A former Powernet employee who is believed to have fraudulently stolen $440,000 by double-dipping from the company, has had his assets frozen.
Powernet is suing Joshua Grant Arthur in the Invercargill High Court in relation to the money he is alleged to have taken.
Affidavits received by the court say Joshua Grant Arthur was a project manager with the company when the alleged fraud took place.
A decision released by Justice Rachel Dunningham last week said Arthur was undertaking pre and post-earthing inspections, which he was expected to carry out as part of his duties as an employee.
However, through Arthur's company Applied Intelligence Ltd (AIL) (trading as Structural Innovations), he was also invoicing this work to Te Anau Earthworks Ltd (TEW) who was undertaking civil contracting work for Powernet.
Arthur then signed off the TEW invoices under his financial authority.
Powernet then paid TEW for the invoices rendered which, unknown to Powernet, included invoices from AIL.
Arthur expressly asked TEW not to include reference to Structural Innovations on the invoices TEW rendered to Powernet, the decision says.
"The affidavits also disclose that Mr Arthur had discussed with Powernet the possibility of doing work for it through a separate entity, but Powernet's evidence is that proposal was considered contrary to Powernet's code of conduct and its conflict of interest policy and was never proceeded with.''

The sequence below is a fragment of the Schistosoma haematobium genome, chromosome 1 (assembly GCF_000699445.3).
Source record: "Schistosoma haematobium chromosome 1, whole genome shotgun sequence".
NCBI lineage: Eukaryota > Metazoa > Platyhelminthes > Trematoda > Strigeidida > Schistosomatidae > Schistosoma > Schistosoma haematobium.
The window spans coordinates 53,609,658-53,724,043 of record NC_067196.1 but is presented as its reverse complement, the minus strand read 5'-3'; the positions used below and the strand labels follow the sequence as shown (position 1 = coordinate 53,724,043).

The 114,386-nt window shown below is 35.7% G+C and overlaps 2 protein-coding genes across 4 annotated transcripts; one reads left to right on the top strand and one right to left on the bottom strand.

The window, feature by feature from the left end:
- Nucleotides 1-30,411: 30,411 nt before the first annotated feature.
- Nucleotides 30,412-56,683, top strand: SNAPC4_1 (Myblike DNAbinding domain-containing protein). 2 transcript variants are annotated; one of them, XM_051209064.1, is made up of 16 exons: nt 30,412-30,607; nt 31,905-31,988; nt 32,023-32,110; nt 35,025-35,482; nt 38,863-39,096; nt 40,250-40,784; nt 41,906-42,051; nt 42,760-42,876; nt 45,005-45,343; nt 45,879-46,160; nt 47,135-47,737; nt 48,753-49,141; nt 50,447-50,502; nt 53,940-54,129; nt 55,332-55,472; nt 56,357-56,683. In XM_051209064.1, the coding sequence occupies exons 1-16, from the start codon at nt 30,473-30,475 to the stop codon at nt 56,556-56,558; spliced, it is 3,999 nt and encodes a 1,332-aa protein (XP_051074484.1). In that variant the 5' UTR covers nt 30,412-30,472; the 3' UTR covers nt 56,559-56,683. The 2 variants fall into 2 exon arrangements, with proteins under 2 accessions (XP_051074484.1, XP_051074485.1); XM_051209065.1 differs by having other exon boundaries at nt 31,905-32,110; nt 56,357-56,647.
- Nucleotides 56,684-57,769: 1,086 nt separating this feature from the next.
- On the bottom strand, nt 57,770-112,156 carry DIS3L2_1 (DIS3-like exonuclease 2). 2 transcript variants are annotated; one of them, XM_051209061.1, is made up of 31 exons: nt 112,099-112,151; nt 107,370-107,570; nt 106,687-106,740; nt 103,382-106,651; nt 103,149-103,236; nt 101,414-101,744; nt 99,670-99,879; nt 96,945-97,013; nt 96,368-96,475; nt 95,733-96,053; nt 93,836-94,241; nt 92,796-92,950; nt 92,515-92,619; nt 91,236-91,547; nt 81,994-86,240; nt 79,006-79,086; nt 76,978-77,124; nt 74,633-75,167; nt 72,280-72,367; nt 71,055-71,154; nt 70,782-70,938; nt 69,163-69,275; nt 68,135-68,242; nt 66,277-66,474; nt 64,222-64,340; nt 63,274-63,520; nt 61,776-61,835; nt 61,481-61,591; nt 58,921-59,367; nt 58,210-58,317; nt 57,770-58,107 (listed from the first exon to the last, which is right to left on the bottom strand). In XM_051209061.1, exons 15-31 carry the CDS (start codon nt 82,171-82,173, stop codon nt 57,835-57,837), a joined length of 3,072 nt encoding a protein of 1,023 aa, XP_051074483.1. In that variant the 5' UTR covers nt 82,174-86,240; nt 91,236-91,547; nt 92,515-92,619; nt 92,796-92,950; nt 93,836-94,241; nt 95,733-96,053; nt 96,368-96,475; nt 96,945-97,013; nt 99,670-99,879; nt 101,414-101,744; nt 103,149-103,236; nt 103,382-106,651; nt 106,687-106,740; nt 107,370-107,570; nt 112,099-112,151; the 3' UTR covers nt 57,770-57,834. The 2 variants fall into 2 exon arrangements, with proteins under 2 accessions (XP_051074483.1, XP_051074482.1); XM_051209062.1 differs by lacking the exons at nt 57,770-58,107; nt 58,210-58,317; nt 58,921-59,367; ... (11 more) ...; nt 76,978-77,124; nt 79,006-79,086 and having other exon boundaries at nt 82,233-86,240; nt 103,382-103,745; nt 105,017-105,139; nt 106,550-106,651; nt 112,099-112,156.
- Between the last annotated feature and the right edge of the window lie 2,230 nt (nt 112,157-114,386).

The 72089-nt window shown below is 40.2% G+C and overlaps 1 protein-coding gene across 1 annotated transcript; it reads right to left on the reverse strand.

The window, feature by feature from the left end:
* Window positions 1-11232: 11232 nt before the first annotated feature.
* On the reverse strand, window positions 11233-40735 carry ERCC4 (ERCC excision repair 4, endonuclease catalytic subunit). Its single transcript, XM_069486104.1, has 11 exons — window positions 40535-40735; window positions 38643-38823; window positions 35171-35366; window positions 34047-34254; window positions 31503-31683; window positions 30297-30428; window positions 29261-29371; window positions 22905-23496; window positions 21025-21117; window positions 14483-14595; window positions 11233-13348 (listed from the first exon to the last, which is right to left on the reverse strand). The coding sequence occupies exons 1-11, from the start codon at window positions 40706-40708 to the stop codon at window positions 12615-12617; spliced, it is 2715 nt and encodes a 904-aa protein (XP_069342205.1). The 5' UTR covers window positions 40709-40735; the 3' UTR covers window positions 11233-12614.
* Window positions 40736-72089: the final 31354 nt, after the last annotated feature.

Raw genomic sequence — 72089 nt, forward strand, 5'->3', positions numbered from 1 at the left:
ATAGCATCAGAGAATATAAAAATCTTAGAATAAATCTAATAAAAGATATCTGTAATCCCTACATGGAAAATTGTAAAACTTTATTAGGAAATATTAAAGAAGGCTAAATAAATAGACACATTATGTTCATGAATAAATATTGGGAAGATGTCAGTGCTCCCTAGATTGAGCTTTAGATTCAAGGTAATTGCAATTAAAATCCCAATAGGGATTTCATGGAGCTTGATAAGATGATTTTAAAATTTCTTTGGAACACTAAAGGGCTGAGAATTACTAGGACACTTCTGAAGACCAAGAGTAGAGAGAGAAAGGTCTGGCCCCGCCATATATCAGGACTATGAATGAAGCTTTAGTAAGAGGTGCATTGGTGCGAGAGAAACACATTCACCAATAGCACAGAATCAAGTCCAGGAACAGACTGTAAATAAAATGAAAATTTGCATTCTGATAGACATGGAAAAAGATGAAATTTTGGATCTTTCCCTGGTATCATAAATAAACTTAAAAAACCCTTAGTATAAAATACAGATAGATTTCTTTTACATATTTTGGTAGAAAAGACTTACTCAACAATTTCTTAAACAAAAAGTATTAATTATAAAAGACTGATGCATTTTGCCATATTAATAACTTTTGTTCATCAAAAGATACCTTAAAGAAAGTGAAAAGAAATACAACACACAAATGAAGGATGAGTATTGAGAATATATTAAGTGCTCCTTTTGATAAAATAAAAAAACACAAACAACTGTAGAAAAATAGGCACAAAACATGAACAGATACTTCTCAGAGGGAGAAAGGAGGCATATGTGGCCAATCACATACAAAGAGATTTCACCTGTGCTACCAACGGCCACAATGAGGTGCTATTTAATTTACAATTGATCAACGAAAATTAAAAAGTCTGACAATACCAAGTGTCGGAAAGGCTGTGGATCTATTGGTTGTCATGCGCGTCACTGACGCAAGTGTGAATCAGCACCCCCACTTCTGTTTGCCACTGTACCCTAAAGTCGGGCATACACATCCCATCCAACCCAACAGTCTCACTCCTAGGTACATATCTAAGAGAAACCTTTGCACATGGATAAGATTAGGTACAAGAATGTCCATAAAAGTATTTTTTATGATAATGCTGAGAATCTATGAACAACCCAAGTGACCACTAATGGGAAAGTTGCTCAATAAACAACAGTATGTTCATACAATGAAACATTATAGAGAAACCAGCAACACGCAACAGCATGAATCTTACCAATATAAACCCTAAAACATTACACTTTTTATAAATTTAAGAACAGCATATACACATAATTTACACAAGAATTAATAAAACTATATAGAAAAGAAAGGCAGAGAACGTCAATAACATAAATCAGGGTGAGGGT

The reason Powernet sought a freezing order was to prevent Arthur's assets from being sold and to prevent him from disposing of, dealing or diminishing the value of them.
These included real estate jointly owned with Arthur's wife, who also has an interest in AIL, another property owned by Arthur and others, as well as various motor vehicles and other chattels.
In her decision, Justice Dunningham says a number of Arthur's assets could be easily sold, hidden or disposed of and she accepted given the allegations of covert and deceitful behaviour, the risk of assets being sold or hidden was heightened.
"I also noted ... that Mr Arthur has worked overseas in the past. This adds to the overall picture that there is a risk of assets being cashed up and taken overseas or otherwise dissipated, particularly given the size of the claim against the defendants."
Justice Dunningham says the freezing order would be in place until a telephone conference on April 11 and will have no effect after that date unless it is continued or renewed on that date.
- Karen Pasco, Public Interest Journalism Fund court reporter